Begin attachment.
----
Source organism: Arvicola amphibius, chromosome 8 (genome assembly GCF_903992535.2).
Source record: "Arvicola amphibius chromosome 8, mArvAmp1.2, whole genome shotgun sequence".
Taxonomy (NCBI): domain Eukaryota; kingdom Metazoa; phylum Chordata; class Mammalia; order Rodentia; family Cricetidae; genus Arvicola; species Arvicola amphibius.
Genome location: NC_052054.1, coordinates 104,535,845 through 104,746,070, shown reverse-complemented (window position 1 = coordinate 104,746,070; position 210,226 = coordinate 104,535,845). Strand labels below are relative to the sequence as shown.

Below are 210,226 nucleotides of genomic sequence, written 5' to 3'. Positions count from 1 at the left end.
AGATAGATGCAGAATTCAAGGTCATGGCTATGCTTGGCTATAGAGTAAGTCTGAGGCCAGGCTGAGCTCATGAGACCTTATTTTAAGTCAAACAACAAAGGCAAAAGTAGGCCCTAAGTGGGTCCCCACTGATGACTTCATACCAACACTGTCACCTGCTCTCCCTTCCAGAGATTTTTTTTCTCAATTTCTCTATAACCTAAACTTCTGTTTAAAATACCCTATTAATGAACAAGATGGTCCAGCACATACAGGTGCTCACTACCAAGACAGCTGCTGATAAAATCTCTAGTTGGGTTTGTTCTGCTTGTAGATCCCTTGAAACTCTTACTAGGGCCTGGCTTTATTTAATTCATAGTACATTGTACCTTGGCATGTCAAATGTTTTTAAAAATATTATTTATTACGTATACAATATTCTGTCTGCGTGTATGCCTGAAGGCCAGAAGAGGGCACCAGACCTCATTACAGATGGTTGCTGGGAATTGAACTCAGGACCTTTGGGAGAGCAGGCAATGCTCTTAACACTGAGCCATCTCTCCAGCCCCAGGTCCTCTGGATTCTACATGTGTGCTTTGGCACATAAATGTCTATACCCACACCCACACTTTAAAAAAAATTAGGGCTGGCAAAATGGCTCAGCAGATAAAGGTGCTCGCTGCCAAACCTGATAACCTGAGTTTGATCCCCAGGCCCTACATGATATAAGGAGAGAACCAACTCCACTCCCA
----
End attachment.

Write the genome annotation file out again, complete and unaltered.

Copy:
Source organism: Arvicola amphibius, chromosome 8 (genome assembly GCF_903992535.2).
Source record: "Arvicola amphibius chromosome 8, mArvAmp1.2, whole genome shotgun sequence".
Taxonomy (NCBI): domain Eukaryota; kingdom Metazoa; phylum Chordata; class Mammalia; order Rodentia; family Cricetidae; genus Arvicola; species Arvicola amphibius.
Genome location: NC_052054.1, coordinates 104,535,845 through 104,746,070, shown reverse-complemented (window position 1 = coordinate 104,746,070; position 210,226 = coordinate 104,535,845). Strand labels below are relative to the sequence as shown.

Below are 210,226 nucleotides of genomic sequence, written 5' to 3'. Positions count from 1 at the left end.
AGATAGATGCAGAATTCAAGGTCATGGCTATGCTTGGCTATAGAGTAAGTCTGAGGCCAGGCTGAGCTCATGAGACCTTATTTTAAGTCAAACAACAAAGGCAAAAGTAGGCCCTAAGTGGGTCCCCACTGATGACTTCATACCAACACTGTCACCTGCTCTCCCTTCCAGAGATTTTTTTTCTCAATTTCTCTATAACCTAAACTTCTGTTTAAAATACCCTATTAATGAACAAGATGGTCCAGCACATACAGGTGCTCACTACCAAGACAGCTGCTGATAAAATCTCTAGTTGGGTTTGTTCTGCTTGTAGATCCCTTGAAACTCTTACTAGGGCCTGGCTTTATTTAATTCATAGTACATTGTACCTTGGCATGTCAAATGTTTTTAAAAATATTATTTATTACGTATACAATATTCTGTCTGCGTGTATGCCTGAAGGCCAGAAGAGGGCACCAGACCTCATTACAGATGGTTGCTGGGAATTGAACTCAGGACCTTTGGGAGAGCAGGCAATGCTCTTAACACTGAGCCATCTCTCCAGCCCCAGGTCCTCTGGATTCTACATGTGTGCTTTGGCACATAAATGTCTATACCCACACCCACACTTTAAAAAAAATTAGGGCTGGCAAAATGGCTCAGCAGATAAAGGTGCTCGCTGCCAAACCTGATAACCTGAGTTTGATCCCCAGGCCCTACATGATATAAGGAGAGAACCAACTCCACTCCCA